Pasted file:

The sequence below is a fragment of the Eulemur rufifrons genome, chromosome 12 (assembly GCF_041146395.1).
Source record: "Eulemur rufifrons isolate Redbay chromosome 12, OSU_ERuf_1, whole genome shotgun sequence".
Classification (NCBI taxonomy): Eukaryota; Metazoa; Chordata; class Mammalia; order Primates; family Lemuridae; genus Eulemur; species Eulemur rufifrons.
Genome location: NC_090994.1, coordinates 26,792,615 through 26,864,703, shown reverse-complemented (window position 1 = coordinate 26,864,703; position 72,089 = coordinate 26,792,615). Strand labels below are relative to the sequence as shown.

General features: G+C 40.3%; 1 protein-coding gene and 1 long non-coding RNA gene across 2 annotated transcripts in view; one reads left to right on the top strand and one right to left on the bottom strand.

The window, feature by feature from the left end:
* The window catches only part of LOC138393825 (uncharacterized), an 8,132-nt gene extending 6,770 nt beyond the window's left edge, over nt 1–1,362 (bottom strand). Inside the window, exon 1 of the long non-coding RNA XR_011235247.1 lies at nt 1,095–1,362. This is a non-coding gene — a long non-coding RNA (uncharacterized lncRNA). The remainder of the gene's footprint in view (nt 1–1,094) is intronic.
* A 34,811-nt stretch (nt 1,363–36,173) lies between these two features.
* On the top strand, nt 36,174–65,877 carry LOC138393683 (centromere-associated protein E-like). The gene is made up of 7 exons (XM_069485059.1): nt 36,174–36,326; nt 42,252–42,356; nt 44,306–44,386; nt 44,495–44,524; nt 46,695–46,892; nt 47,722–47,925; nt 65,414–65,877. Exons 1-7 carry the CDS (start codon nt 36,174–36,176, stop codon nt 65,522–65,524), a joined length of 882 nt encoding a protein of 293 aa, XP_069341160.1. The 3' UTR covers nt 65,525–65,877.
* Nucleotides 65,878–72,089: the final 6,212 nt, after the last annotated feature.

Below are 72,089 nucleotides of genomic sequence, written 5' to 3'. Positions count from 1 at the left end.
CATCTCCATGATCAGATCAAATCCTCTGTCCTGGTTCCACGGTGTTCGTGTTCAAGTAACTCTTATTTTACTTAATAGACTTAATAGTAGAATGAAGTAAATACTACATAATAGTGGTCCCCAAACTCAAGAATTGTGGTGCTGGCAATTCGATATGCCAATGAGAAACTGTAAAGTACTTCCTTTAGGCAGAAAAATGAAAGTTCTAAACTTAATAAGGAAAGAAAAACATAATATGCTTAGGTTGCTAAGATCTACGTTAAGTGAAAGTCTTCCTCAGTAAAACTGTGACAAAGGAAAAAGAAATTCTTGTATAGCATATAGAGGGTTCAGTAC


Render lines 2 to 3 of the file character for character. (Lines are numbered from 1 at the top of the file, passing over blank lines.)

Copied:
Source record: "Eulemur rufifrons isolate Redbay chromosome 12, OSU_ERuf_1, whole genome shotgun sequence".
Classification (NCBI taxonomy): Eukaryota; Metazoa; Chordata; class Mammalia; order Primates; family Lemuridae; genus Eulemur; species Eulemur rufifrons.